Workers’ Compensation FAQs
Workers compensation requires you to have sustained an injury by accident arising out of and in the course and scope of employment.
- An “injury” is an acute injury as compared to a gradual wearing out or gradual pain
- An “accident” Is generally considered to be an unusual occurrence such as a slip, trip or fall. However, an unusual occurrence can also be working faster than normal, lifting a heavier weight than normal, or straining more than normal.
- “arising out of and in the course and scope of employment generally means you are engaged in work duties when the injury occurs, however injuries on the employer’s property or parking lot can also qualify.
Each circumstance of injury is unique so claimants are encouraged to call for a no-cost consultation to let our staff evaluate your claim thoroughly.
What benefits am I entitled to?
- Weekly benefits: If your claim is accepted or found to be compensable you are entitled to weekly benefits equal to 66% of your average weekly wage for up to 500 weeks from the date of injury.
- Average weekly wage is calculated at your total earning for the 52 weekly preceding your date of injury, including all overtime, bonuses and shift differentials.
- Medical coverage: Unlimited 100% medical coverage for all medical needs, including prescriptions, with zero deductibles or co-payments
- The insurance company does have the right to direct your medical care and select the doctors who treat you.
- You do have the right to request an Independent Medical Evaluation and/or a Second Opinion for your disability rating.
- Travel mileage: Reimbursement for mileage to and from the doctor, physical therapy and other medical appointments at the rate of $.575 per mile if your roundtrip travel exceeds 10 miles in each direction.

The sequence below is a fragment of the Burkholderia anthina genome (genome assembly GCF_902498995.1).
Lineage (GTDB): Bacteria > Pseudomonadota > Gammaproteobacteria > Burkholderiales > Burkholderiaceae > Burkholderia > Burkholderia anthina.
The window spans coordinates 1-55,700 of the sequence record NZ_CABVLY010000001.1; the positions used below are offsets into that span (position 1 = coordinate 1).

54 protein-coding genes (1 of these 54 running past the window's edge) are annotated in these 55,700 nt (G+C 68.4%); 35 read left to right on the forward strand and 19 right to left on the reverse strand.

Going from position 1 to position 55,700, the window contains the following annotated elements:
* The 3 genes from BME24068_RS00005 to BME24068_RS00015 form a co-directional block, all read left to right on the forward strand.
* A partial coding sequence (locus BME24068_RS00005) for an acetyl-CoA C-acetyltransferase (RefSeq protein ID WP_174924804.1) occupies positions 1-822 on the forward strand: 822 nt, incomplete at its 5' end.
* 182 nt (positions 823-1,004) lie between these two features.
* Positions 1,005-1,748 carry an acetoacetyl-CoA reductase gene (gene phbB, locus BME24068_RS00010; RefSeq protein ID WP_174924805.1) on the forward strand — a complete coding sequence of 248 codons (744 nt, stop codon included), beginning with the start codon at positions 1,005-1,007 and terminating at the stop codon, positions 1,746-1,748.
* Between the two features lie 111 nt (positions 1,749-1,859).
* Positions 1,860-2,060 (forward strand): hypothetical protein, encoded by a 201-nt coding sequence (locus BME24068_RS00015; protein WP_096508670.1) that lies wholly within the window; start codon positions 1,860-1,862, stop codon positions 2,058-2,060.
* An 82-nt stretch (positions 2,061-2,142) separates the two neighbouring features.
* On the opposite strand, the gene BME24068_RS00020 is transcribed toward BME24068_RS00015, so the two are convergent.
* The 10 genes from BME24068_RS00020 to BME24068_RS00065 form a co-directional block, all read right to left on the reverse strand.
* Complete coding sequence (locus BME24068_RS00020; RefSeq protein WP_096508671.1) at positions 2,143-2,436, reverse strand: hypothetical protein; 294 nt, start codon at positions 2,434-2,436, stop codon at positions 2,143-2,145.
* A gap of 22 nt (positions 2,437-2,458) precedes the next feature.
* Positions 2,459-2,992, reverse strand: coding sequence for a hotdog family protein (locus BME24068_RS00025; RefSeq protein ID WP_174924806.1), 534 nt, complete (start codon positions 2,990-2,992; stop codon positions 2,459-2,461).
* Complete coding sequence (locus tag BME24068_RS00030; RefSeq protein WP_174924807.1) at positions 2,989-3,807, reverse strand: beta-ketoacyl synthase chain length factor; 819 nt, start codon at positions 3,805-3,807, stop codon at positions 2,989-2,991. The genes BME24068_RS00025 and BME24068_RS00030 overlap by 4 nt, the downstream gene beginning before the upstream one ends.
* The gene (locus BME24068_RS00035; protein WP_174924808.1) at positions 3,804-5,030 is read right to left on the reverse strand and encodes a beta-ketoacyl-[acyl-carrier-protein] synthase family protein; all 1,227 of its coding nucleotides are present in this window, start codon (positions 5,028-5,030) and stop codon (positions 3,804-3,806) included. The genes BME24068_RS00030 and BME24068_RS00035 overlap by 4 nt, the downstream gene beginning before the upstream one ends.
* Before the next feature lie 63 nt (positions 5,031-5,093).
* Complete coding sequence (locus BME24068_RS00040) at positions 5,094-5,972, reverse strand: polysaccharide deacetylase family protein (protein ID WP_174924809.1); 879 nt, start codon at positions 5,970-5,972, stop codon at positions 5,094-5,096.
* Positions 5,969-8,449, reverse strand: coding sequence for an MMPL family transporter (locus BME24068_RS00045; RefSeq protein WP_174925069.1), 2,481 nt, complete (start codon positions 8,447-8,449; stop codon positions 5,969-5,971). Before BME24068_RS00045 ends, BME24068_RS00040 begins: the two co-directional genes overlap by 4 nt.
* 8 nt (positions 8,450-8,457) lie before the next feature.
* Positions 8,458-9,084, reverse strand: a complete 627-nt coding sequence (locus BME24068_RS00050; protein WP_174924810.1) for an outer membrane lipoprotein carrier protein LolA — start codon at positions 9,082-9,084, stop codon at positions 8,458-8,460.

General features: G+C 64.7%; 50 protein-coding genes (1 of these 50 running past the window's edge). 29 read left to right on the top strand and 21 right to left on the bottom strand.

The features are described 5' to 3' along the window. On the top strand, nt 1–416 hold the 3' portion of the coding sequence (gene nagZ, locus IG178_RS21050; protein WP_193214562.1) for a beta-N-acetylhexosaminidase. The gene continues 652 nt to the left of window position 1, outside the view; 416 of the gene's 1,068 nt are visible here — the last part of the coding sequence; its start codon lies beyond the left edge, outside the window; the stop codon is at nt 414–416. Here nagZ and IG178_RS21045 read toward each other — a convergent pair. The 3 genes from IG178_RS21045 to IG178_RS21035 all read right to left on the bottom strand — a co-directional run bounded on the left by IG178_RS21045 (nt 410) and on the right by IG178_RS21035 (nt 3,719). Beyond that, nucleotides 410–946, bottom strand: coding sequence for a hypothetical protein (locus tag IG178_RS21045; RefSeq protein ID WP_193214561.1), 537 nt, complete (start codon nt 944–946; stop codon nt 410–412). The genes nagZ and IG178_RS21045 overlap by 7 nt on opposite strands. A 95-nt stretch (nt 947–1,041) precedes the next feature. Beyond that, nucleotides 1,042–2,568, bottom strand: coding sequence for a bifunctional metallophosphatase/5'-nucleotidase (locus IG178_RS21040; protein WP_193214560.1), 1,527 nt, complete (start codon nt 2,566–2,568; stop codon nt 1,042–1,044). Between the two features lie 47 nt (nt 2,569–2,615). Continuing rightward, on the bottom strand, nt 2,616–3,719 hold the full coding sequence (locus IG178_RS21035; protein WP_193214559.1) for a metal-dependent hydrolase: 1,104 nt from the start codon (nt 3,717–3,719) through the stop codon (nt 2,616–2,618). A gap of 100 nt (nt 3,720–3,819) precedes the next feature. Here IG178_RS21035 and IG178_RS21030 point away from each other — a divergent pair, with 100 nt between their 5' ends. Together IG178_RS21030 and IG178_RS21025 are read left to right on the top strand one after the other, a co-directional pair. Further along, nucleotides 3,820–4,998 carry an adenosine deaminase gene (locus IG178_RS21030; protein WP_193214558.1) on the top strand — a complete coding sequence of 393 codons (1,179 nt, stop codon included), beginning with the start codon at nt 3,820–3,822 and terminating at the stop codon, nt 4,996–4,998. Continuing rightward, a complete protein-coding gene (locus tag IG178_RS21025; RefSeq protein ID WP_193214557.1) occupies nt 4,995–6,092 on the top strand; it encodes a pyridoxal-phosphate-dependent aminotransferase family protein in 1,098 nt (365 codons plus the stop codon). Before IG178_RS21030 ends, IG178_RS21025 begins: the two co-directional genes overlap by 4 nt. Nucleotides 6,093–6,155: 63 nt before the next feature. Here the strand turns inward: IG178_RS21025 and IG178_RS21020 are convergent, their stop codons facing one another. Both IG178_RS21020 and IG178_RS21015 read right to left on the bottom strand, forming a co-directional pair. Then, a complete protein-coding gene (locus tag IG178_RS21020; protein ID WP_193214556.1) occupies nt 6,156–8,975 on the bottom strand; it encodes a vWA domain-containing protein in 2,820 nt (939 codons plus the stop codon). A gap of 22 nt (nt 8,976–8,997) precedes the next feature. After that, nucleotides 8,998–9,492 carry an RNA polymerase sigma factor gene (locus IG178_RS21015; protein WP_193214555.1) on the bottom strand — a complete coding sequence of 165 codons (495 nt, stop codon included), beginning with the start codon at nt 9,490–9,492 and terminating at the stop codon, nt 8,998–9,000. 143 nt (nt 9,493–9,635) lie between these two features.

- Permanent disability rating: Once you reach maximum medical improvement your doctor should give you a permanent impairment rating based on your injury, surgery if any, and loss of function. You will then be entitled to be paid for such disability rating if you have returned to your pre-injury earning rate. If not, you can elected to receive wage loss benefits instead of being paid for your impairment rating.
- Wage loss benefits: If you return to work but are not able to return to your normal job or pre-injury weekly wage then you may be eligible to receive two-thirds of any wage loss for up to 500 weeks.
- Retraining: If you have physical limitations which prohibit you from returning to your regular job or pre-injury earnings rate you may qualify to retrain to the career of your choice to return you to 75% pre-injury earnings.
How does the hearing process work?
If your claim is denied or you are not receiving all the benefits you are entitled to you may request a hearing before the North Carolina Industrial Commission by filing a Form 33. The insurance company will then have 30 days to file a response. The Commission will then order the parties to participate in a Mediated Settlement Conference with a neutral mediator in an effort to reach a resolution of the issues without the necessity of a full evidentiary hearing.
If the parties cannot reach an agreement, the Commission will place the matter on a hearing calendar to have a full hearing before a Deputy Commissioner. The insurance company will have an attorney present and you or your attorney will be able to call witnesses and present evidence.
The Deputy Commissioner usually does not render a decision at the hearing. Rather he will give the parties an opportunity to take the depositions any necessary doctors. After the conclusion of the depositions, the Deputy Commissioner will give the parties 30 days to submit their final “contentions” or written argument. After this, the Deputy will render and file a formal decision within 90-180 days.
Can I Appeal The Decision?
Either party can then appeal initially to the Full Commission which is a three-judge appellate panel at the Industrial Commission. This will then require submission of formal briefs and appearance at an oral argument after which the Commission will render a formal decision within 90-180 days. Either party can then appeal again to the N.C. Court of Appeals which will require a brief, oral argument after which an appellate decision is rendered.